#### Answer

f'(x)=sec(x)((2$x^{4}$-4$x^{-1}$)(tan(x)+(8$x^{3}$+4$x^{-2}$))

#### Work Step by Step

The product rule states that if f(x)=h(x)g(x), then f'(x)=h(x)g'(x)+g(x)h'(x). Since f(x)=(2$x^{4}$-4$x^{-1}$)sec(x), we can set h(x)=(2$x^{4}$-4$x^{-1}$) and g(x)=sec(x), then apply the product rule to find f'(x). Therefore,
f'(x)=(2$x^{4}$-4$x^{-1}$)$\frac{d}{dx}$[sec(x)]+(sec(x))$\frac{d}{dx}$[2$x^{4}$-4$x^{-1}$]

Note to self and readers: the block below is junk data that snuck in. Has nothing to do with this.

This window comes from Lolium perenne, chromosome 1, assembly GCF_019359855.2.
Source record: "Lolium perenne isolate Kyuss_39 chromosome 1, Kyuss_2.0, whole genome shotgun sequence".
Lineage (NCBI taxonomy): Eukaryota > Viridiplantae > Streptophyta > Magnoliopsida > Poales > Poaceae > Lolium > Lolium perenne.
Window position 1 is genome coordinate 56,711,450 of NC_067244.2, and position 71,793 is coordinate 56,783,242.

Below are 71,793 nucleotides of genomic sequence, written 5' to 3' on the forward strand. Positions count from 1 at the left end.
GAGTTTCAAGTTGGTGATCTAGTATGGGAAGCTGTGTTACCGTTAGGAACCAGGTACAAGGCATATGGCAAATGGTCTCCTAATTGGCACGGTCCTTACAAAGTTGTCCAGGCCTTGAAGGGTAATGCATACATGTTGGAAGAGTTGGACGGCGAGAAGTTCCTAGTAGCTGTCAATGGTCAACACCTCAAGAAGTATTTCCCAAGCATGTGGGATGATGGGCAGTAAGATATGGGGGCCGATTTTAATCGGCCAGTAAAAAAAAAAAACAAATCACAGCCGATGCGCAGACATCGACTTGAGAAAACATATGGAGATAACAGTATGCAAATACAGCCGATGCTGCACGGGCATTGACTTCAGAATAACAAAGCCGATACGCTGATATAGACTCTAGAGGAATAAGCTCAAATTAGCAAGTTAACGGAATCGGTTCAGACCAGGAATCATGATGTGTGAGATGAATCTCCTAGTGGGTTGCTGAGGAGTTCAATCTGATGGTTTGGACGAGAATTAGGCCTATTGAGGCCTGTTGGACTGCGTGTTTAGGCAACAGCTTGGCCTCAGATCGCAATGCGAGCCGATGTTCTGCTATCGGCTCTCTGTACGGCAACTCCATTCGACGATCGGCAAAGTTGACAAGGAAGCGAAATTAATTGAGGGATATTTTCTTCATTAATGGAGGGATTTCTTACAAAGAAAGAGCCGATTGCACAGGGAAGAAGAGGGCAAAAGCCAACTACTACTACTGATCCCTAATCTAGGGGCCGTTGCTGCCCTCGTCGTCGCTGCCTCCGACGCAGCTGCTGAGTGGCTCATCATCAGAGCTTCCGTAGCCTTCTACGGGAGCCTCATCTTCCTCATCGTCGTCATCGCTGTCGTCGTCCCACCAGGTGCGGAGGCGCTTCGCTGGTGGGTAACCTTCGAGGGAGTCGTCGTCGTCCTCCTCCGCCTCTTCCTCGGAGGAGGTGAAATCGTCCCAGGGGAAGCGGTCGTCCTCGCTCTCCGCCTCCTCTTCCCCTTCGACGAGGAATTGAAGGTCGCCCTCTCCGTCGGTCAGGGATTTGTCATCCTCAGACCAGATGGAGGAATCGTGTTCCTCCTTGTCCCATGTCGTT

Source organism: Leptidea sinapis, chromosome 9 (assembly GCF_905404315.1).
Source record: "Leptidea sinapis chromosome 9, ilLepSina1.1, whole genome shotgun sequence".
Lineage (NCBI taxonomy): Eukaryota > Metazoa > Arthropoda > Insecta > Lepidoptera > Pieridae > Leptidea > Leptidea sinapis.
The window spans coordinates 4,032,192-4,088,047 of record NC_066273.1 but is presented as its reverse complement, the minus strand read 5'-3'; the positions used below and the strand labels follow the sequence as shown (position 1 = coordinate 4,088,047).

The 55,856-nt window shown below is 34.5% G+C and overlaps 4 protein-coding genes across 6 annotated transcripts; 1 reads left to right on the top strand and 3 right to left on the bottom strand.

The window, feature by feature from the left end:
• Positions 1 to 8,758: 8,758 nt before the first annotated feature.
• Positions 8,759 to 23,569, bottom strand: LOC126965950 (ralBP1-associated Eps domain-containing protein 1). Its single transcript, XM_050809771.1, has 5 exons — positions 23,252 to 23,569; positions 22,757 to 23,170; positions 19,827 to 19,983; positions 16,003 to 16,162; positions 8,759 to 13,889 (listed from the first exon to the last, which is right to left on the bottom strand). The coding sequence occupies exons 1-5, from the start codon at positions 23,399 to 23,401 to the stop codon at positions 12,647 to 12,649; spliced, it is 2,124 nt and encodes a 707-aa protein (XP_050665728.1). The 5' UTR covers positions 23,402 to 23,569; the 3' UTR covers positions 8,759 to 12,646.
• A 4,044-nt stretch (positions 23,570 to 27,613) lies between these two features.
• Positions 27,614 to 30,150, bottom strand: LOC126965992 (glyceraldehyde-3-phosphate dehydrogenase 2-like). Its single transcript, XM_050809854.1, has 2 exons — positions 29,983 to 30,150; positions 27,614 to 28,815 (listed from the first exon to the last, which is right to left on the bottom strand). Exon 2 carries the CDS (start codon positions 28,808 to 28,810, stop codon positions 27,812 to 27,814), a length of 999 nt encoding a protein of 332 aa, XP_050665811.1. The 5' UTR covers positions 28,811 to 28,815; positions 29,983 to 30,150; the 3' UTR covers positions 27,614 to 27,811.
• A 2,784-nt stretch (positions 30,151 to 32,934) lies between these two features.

We know that
$\frac{d}{dx}$[2$x^{4}$-4$x^{-1}$]=8$x^{3}$+4$x^{-2}$, using the power rule
$\frac{d}{dx}$[sec(x)]=sec(x)tan(x), which can be derived by using the quotient rule to compute the derivative of the equation g(x)=$\frac{1}{cos(x)}$, which of course is equivalent to sec(x)
Therefore,
f'(x)=(2$x^{4}$-4$x^{-1}$)(sec(x)tan(x))+(sec(x))(8$x^{3}$+4$x^{-2}$)
=sec(x)((2$x^{4}$-4$x^{-1}$)(tan(x)+(8$x^{3}$+4$x^{-2}$))